Following lay-up, materials can be laminated in a laminating press or in an autoclave. Typical lamination involves two stages: heating and cooling. During the heating phase, the surface interface of the adhesive and polyester are heated of from about 180 to about 230° F. or of from about 195 to about 215° F. under a constant pressure between about 10 and about 100 psi of from about 40 to about 70 psi. Press temperatures may vary depending on heating media used (electric coils, steam, hot oil) but are typically in the range of from about 300 to about 400° F. Following a heating cycle of from about 10 to about 30 minutes new laminate can be moved to a cooling press. The cooling press may be operated with chilled water or cooled platens operate at pressures of 10 to about 100 psi or from about 50 to about 90 psi.
As mentioned, EMA co-extrusions with polyester (such as Spectar® 14471 copolyester manufactured by Eastman Chemical Company) offer additional benefits during lay-up (less layers to lay by hand and reduces chances for debris) and use (reduces likelihood for delamination at the adhesive/polyester interface). Such co-extrusions are produced by first drying the polyester material in a desiccated air dryer. Then the dried polyester resin is fed to a sheet or film extrusion line. A satellite extrusion line can be used to introduce the coextruded tie layer (such as EMAC, Eastman Chemical Company's EMA resin).
Once the synthetic laminate structure is cooled it may be shaped and formed into a variety of useful articles by thermoforming.
Non-limiting examples of articles that may be prepared from the laminates of the present invention include: light diffusers, lighting fixtures, office furnishings, decorative flooring and bathroom panels for mass transit vehicles.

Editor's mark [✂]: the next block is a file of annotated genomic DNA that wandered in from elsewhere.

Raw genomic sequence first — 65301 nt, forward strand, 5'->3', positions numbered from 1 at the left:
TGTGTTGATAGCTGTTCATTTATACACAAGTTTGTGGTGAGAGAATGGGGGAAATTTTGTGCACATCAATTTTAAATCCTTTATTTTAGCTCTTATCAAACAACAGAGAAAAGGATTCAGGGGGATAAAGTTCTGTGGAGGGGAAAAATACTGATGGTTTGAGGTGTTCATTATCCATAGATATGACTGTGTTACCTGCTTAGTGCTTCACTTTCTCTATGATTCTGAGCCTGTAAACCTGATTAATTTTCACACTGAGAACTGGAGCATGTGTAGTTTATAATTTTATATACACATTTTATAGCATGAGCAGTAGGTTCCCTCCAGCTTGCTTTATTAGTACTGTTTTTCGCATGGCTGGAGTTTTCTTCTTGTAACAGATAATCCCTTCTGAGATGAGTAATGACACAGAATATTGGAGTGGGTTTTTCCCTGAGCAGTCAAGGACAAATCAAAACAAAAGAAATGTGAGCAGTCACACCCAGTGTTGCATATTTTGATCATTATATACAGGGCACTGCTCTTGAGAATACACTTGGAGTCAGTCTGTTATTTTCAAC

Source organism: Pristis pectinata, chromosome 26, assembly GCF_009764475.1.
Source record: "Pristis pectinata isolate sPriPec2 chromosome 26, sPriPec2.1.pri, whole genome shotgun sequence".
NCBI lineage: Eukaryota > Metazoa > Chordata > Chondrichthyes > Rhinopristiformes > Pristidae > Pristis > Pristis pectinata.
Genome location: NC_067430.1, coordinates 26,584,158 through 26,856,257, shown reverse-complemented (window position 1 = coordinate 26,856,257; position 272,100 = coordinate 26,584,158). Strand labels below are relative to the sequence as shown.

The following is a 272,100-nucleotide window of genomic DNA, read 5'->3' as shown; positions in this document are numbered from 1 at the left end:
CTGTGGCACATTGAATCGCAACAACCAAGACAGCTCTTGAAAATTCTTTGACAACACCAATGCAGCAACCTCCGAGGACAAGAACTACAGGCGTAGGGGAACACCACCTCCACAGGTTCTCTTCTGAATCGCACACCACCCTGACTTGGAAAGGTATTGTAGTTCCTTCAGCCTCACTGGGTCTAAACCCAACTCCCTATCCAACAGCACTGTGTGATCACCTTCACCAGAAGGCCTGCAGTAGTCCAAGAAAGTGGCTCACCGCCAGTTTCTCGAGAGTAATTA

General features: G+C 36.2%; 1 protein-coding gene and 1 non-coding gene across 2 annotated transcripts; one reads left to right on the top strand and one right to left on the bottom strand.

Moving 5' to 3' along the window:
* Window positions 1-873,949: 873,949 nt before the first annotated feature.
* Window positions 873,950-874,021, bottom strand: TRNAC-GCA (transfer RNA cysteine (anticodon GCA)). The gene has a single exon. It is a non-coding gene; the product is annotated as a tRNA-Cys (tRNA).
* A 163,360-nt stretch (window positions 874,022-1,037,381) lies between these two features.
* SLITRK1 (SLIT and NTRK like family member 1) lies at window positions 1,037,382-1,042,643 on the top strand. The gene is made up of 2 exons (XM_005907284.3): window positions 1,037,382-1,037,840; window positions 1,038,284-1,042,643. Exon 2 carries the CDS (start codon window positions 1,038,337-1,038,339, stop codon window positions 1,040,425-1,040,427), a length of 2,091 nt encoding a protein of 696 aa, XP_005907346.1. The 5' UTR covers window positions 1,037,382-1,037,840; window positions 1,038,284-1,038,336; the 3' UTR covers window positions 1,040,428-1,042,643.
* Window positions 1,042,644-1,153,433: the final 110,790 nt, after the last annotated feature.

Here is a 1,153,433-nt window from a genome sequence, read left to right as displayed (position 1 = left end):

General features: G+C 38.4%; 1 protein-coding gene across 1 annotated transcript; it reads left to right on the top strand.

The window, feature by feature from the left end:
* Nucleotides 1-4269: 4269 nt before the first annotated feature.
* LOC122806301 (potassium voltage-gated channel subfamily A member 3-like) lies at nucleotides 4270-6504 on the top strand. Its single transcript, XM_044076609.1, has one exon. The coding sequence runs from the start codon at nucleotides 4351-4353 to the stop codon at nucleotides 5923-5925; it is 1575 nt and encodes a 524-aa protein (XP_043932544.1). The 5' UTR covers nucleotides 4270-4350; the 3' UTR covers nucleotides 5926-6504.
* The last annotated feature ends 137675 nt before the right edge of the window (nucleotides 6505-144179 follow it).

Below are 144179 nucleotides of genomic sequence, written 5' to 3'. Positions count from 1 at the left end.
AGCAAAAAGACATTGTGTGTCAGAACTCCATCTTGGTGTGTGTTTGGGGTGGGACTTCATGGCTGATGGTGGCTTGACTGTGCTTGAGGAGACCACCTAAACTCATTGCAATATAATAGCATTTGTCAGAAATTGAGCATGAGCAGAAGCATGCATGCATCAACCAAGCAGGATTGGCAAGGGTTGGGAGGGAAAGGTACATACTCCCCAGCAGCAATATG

The materials constituting the outermost layers of the laminate structures herein may not be as hard or scratch resistant as may be necessary or desired for certain end uses. For example, an end use in which the exterior surface of the thermoplastic article may be subjected to scratching or abrasion, i.e., in a privacy partition, may require the application of an abrasion-resistant, transparent coating (hardcoat) to one or both of the exterior surfaces of the article. For example, films consisting of fluorinated hydrocarbon, poly(perfluoroethylene) such as TEDLAR from DuPont Chemical Company (Wilmington, Del.) or oriented poly(ethylene terephthlate) such as MYLAR from DuPont Chemical Company) may be used to improve both chemical and abrasion resistance. The abrasion resistant film typically has a thickness in the range of from about 0.025 to about 0.254 mm (0.001–0.01 inch), or from about 0.051 to about 0.178 mm (0.002–0.007 inch) or about 0.076 mm (0.003 inch). However, abrasion resistant film thinner or thicker than these ranges may be used since the thickness of such film is limited only by the equipment available, cost and functionality considerations. An adhesive optionally may be used between the copolyester and the abrasion resistant film.
Alternatively, an abrasion resistant coating may be applied to a plastic film and then the film bearing the abrasion resistant coating may be laminated to one or both sides of the laminates of the present invention. The film may be selected from a number of thermoplastic materials compatible with the lamination process such as poly(vinyl chloride), PETG copolyester, poly(ethylene terephthlate), poly(methyl methacrylate), polycarbonate and similar materials. The film thickness may range from about 0.0025 to about 0.381 mm (0.001–0.015 inch) or from about 0.0762 to about 0.203 mm (0.003–0.008).